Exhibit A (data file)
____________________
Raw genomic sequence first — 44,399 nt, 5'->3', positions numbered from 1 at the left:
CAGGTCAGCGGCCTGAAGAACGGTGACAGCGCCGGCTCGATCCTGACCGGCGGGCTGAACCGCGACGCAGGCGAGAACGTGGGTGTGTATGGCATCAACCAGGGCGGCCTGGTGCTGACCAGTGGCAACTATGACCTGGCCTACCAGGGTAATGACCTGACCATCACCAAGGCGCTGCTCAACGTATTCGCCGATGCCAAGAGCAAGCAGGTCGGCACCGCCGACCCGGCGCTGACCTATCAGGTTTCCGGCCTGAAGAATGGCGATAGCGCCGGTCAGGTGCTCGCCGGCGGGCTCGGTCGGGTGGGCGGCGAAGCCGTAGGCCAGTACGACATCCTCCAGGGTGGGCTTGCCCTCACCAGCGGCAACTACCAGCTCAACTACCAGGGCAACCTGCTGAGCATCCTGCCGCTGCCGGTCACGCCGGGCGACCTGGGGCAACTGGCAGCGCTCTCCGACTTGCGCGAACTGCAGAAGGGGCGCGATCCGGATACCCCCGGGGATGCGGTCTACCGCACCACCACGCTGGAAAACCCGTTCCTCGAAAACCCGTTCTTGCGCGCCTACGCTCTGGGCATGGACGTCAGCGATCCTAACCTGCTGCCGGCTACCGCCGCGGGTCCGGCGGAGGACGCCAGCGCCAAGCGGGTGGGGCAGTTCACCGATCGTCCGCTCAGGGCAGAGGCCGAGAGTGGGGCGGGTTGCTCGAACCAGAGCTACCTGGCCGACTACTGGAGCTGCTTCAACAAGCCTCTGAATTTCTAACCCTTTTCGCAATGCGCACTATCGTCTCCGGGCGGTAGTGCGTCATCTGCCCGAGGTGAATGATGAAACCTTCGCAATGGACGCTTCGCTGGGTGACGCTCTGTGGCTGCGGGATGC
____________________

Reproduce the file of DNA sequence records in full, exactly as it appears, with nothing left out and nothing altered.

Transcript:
Raw genomic sequence first — 44,399 nt, 5'->3', positions numbered from 1 at the left:
CAGGTCAGCGGCCTGAAGAACGGTGACAGCGCCGGCTCGATCCTGACCGGCGGGCTGAACCGCGACGCAGGCGAGAACGTGGGTGTGTATGGCATCAACCAGGGCGGCCTGGTGCTGACCAGTGGCAACTATGACCTGGCCTACCAGGGTAATGACCTGACCATCACCAAGGCGCTGCTCAACGTATTCGCCGATGCCAAGAGCAAGCAGGTCGGCACCGCCGACCCGGCGCTGACCTATCAGGTTTCCGGCCTGAAGAATGGCGATAGCGCCGGTCAGGTGCTCGCCGGCGGGCTCGGTCGGGTGGGCGGCGAAGCCGTAGGCCAGTACGACATCCTCCAGGGTGGGCTTGCCCTCACCAGCGGCAACTACCAGCTCAACTACCAGGGCAACCTGCTGAGCATCCTGCCGCTGCCGGTCACGCCGGGCGACCTGGGGCAACTGGCAGCGCTCTCCGACTTGCGCGAACTGCAGAAGGGGCGCGATCCGGATACCCCCGGGGATGCGGTCTACCGCACCACCACGCTGGAAAACCCGTTCCTCGAAAACCCGTTCTTGCGCGCCTACGCTCTGGGCATGGACGTCAGCGATCCTAACCTGCTGCCGGCTACCGCCGCGGGTCCGGCGGAGGACGCCAGCGCCAAGCGGGTGGGGCAGTTCACCGATCGTCCGCTCAGGGCAGAGGCCGAGAGTGGGGCGGGTTGCTCGAACCAGAGCTACCTGGCCGACTACTGGAGCTGCTTCAACAAGCCTCTGAATTTCTAACCCTTTTCGCAATGCGCACTATCGTCTCCGGGCGGTAGTGCGTCATCTGCCCGAGGTGAATGATGAAACCTTCGCAATGGACGCTTCGCTGGGTGACGCTCTGTGGCTGCGGGATGC